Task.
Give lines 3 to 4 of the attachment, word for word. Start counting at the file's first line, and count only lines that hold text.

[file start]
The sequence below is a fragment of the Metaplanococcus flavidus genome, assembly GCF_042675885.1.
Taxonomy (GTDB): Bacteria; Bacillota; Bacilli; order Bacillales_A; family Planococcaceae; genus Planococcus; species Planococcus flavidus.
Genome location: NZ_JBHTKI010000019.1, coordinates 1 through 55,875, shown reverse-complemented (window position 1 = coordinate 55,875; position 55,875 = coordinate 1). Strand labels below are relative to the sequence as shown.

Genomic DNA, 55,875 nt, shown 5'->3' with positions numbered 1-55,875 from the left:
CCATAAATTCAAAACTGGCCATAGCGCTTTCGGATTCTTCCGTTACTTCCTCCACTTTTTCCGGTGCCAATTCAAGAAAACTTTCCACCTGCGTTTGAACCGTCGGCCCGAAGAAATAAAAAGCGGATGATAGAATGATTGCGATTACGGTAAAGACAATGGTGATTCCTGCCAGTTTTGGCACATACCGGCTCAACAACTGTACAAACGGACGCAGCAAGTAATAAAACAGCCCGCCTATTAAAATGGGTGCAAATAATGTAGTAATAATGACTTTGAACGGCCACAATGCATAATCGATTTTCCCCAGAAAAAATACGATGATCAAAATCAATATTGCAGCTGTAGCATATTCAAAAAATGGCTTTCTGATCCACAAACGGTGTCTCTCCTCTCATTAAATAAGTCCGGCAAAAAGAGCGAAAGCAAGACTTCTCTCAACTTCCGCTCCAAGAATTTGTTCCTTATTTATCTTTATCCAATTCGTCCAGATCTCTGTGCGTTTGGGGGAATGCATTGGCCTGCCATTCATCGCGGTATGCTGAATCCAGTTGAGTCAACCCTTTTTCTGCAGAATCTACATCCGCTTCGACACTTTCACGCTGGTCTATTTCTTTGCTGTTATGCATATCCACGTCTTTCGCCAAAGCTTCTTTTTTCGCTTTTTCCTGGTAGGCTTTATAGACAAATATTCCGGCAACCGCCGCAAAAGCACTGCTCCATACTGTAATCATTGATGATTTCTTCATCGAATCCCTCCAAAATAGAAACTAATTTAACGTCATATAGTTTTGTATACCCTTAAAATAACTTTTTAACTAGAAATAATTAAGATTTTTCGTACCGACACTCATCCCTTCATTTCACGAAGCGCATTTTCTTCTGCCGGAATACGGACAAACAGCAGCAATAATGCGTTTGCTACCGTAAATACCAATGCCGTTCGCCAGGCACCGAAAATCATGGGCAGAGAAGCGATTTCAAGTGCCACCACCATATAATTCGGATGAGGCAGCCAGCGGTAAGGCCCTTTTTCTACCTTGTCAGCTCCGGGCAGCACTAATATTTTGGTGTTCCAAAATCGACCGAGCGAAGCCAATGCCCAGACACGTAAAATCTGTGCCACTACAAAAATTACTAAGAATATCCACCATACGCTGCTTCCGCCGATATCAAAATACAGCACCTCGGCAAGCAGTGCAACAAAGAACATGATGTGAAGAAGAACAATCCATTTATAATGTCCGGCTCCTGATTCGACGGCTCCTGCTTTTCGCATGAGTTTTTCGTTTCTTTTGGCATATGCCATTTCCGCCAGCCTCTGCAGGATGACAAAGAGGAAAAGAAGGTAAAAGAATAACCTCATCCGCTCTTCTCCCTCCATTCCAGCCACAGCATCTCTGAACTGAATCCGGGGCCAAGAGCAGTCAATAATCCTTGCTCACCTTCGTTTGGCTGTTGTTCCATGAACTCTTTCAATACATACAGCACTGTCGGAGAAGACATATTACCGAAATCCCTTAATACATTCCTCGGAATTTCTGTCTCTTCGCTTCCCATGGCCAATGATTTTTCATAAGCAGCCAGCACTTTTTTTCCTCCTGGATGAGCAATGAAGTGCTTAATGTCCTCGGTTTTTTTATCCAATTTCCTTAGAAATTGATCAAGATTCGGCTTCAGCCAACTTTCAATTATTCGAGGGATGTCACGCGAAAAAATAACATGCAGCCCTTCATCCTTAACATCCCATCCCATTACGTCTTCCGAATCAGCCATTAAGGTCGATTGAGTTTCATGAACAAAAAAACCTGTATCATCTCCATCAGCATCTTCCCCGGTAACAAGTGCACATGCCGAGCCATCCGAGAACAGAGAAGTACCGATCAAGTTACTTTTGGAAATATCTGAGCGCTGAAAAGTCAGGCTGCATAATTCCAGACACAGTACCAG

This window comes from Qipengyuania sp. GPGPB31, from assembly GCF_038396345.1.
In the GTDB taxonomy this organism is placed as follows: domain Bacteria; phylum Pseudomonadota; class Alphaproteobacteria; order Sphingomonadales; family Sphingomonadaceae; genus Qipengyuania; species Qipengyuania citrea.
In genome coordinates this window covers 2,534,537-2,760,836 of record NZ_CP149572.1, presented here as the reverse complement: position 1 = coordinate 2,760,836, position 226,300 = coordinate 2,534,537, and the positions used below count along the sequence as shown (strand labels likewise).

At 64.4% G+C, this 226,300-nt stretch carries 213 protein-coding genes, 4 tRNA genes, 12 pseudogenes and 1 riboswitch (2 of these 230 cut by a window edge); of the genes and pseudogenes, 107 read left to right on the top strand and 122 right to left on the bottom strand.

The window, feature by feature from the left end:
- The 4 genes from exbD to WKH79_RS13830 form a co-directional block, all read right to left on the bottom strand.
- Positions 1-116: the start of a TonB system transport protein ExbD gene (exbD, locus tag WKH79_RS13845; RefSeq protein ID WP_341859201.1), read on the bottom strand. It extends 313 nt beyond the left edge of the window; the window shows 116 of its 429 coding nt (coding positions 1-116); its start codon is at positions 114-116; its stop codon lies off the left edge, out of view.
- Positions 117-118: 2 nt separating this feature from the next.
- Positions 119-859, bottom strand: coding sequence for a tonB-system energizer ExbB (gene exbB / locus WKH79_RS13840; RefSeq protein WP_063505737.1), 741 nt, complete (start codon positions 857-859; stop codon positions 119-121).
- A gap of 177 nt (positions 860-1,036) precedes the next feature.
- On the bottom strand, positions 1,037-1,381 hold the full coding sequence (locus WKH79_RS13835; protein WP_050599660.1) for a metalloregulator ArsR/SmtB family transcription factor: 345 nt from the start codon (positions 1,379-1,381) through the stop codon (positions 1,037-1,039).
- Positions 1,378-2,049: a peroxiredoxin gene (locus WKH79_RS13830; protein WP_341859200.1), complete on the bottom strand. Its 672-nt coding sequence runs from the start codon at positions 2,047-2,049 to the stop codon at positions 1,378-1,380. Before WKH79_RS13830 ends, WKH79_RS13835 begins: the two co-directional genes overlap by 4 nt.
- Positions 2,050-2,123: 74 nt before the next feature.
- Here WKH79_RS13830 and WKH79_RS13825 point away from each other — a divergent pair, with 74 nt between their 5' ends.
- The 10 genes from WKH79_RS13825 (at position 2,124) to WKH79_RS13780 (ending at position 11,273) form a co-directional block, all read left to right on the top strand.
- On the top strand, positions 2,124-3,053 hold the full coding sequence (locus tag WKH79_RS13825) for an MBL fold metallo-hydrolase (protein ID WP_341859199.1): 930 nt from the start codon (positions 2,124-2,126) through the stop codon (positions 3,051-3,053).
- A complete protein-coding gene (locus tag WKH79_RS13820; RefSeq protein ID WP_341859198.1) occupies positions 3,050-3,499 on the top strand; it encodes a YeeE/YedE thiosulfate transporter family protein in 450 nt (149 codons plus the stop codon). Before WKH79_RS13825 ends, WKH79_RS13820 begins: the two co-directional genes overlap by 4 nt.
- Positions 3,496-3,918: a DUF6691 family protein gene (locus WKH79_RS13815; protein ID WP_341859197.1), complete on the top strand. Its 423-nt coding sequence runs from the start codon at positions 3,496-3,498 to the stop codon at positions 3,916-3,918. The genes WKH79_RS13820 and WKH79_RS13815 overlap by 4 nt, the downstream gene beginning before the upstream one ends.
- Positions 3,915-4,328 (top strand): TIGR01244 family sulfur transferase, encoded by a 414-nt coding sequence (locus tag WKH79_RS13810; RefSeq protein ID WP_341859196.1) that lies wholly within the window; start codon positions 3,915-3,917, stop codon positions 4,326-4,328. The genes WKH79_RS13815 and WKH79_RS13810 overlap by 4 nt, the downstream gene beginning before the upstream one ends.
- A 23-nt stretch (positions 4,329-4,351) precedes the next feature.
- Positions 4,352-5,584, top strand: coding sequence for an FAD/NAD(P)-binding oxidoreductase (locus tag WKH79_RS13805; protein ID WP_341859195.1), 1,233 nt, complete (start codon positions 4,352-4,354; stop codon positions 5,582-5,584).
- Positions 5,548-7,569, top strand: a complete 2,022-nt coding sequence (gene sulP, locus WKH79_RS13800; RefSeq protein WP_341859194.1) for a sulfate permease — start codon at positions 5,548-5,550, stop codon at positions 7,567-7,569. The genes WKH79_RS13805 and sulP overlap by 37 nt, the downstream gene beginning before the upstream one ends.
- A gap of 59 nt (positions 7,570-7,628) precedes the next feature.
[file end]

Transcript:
Genome location: NZ_JBHTKI010000019.1, coordinates 1 through 55,875, shown reverse-complemented (window position 1 = coordinate 55,875; position 55,875 = coordinate 1). Strand labels below are relative to the sequence as shown.

Genomic DNA, 55,875 nt, shown 5'->3' with positions numbered 1-55,875 from the left: